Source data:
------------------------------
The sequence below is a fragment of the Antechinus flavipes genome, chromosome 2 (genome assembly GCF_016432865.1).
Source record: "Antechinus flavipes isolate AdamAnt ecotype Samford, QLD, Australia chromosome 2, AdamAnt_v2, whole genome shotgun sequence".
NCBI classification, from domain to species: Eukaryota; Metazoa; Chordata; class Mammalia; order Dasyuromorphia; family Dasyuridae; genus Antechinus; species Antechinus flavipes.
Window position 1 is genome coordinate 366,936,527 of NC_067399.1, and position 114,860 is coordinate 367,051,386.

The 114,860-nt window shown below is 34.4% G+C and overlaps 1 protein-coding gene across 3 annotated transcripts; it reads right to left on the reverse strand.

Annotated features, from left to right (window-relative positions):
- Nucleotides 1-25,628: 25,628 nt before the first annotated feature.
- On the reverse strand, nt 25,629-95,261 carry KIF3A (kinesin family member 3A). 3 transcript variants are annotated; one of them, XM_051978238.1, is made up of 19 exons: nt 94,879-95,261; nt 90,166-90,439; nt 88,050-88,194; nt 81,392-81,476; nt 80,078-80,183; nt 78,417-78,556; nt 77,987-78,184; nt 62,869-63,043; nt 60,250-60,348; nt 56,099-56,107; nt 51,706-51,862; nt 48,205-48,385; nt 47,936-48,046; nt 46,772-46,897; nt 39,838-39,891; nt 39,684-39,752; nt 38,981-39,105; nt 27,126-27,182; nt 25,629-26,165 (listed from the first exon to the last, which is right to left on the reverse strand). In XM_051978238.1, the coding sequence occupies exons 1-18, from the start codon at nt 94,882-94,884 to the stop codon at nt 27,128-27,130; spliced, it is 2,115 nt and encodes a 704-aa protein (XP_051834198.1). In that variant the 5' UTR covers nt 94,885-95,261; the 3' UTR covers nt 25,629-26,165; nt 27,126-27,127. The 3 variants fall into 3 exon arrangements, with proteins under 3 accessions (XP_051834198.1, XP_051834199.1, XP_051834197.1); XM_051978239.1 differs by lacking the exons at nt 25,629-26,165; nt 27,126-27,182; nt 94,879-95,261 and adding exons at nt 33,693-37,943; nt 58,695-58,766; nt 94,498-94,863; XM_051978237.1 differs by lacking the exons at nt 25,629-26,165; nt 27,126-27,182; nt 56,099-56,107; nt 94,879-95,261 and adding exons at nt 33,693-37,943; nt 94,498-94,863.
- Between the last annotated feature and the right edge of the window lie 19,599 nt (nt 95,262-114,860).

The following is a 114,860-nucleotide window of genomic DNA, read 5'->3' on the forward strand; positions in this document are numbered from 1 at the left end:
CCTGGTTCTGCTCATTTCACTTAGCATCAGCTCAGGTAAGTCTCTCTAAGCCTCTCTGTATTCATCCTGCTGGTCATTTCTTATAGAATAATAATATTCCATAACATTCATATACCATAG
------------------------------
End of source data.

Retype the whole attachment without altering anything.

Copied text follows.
The sequence below is a fragment of the Antechinus flavipes genome, chromosome 2 (genome assembly GCF_016432865.1).
Source record: "Antechinus flavipes isolate AdamAnt ecotype Samford, QLD, Australia chromosome 2, AdamAnt_v2, whole genome shotgun sequence".
NCBI classification, from domain to species: Eukaryota; Metazoa; Chordata; class Mammalia; order Dasyuromorphia; family Dasyuridae; genus Antechinus; species Antechinus flavipes.
Window position 1 is genome coordinate 366,936,527 of NC_067399.1, and position 114,860 is coordinate 367,051,386.

The 114,860-nt window shown below is 34.4% G+C and overlaps 1 protein-coding gene across 3 annotated transcripts; it reads right to left on the reverse strand.

Annotated features, from left to right (window-relative positions):
- Nucleotides 1-25,628: 25,628 nt before the first annotated feature.
- On the reverse strand, nt 25,629-95,261 carry KIF3A (kinesin family member 3A). 3 transcript variants are annotated; one of them, XM_051978238.1, is made up of 19 exons: nt 94,879-95,261; nt 90,166-90,439; nt 88,050-88,194; nt 81,392-81,476; nt 80,078-80,183; nt 78,417-78,556; nt 77,987-78,184; nt 62,869-63,043; nt 60,250-60,348; nt 56,099-56,107; nt 51,706-51,862; nt 48,205-48,385; nt 47,936-48,046; nt 46,772-46,897; nt 39,838-39,891; nt 39,684-39,752; nt 38,981-39,105; nt 27,126-27,182; nt 25,629-26,165 (listed from the first exon to the last, which is right to left on the reverse strand). In XM_051978238.1, the coding sequence occupies exons 1-18, from the start codon at nt 94,882-94,884 to the stop codon at nt 27,128-27,130; spliced, it is 2,115 nt and encodes a 704-aa protein (XP_051834198.1). In that variant the 5' UTR covers nt 94,885-95,261; the 3' UTR covers nt 25,629-26,165; nt 27,126-27,127. The 3 variants fall into 3 exon arrangements, with proteins under 3 accessions (XP_051834198.1, XP_051834199.1, XP_051834197.1); XM_051978239.1 differs by lacking the exons at nt 25,629-26,165; nt 27,126-27,182; nt 94,879-95,261 and adding exons at nt 33,693-37,943; nt 58,695-58,766; nt 94,498-94,863; XM_051978237.1 differs by lacking the exons at nt 25,629-26,165; nt 27,126-27,182; nt 56,099-56,107; nt 94,879-95,261 and adding exons at nt 33,693-37,943; nt 94,498-94,863.
- Between the last annotated feature and the right edge of the window lie 19,599 nt (nt 95,262-114,860).

The following is a 114,860-nucleotide window of genomic DNA, read 5'->3' on the forward strand; positions in this document are numbered from 1 at the left end:
CCTGGTTCTGCTCATTTCACTTAGCATCAGCTCAGGTAAGTCTCTCTAAGCCTCTCTGTATTCATCCTGCTGGTCATTTCTTATAGAATAATAATATTCCATAACATTCATATACCATAG